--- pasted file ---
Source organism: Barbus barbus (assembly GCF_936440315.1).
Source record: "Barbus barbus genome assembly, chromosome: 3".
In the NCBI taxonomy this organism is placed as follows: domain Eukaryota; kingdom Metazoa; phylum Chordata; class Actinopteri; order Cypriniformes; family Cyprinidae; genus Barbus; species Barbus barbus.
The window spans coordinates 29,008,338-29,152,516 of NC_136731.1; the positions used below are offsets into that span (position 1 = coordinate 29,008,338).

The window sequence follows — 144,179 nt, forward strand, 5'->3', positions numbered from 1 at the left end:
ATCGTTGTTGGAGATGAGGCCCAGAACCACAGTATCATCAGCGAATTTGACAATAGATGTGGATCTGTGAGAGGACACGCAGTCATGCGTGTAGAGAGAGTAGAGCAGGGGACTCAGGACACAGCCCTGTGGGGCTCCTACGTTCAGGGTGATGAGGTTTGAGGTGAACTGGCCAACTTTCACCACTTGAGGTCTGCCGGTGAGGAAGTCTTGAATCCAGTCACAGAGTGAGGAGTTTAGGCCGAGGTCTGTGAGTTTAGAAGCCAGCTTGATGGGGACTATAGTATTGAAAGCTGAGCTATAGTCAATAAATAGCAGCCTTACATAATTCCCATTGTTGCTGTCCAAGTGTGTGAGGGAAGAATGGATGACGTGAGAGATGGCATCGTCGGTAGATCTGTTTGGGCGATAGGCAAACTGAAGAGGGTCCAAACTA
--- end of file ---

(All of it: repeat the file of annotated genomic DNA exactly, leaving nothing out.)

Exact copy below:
Source organism: Barbus barbus (assembly GCF_936440315.1).
Source record: "Barbus barbus genome assembly, chromosome: 3".
In the NCBI taxonomy this organism is placed as follows: domain Eukaryota; kingdom Metazoa; phylum Chordata; class Actinopteri; order Cypriniformes; family Cyprinidae; genus Barbus; species Barbus barbus.
The window spans coordinates 29,008,338-29,152,516 of NC_136731.1; the positions used below are offsets into that span (position 1 = coordinate 29,008,338).

The window sequence follows — 144,179 nt, forward strand, 5'->3', positions numbered from 1 at the left end:
ATCGTTGTTGGAGATGAGGCCCAGAACCACAGTATCATCAGCGAATTTGACAATAGATGTGGATCTGTGAGAGGACACGCAGTCATGCGTGTAGAGAGAGTAGAGCAGGGGACTCAGGACACAGCCCTGTGGGGCTCCTACGTTCAGGGTGATGAGGTTTGAGGTGAACTGGCCAACTTTCACCACTTGAGGTCTGCCGGTGAGGAAGTCTTGAATCCAGTCACAGAGTGAGGAGTTTAGGCCGAGGTCTGTGAGTTTAGAAGCCAGCTTGATGGGGACTATAGTATTGAAAGCTGAGCTATAGTCAATAAATAGCAGCCTTACATAATTCCCATTGTTGCTGTCCAAGTGTGTGAGGGAAGAATGGATGACGTGAGAGATGGCATCGTCGGTAGATCTGTTTGGGCGATAGGCAAACTGAAGAGGGTCCAAACTA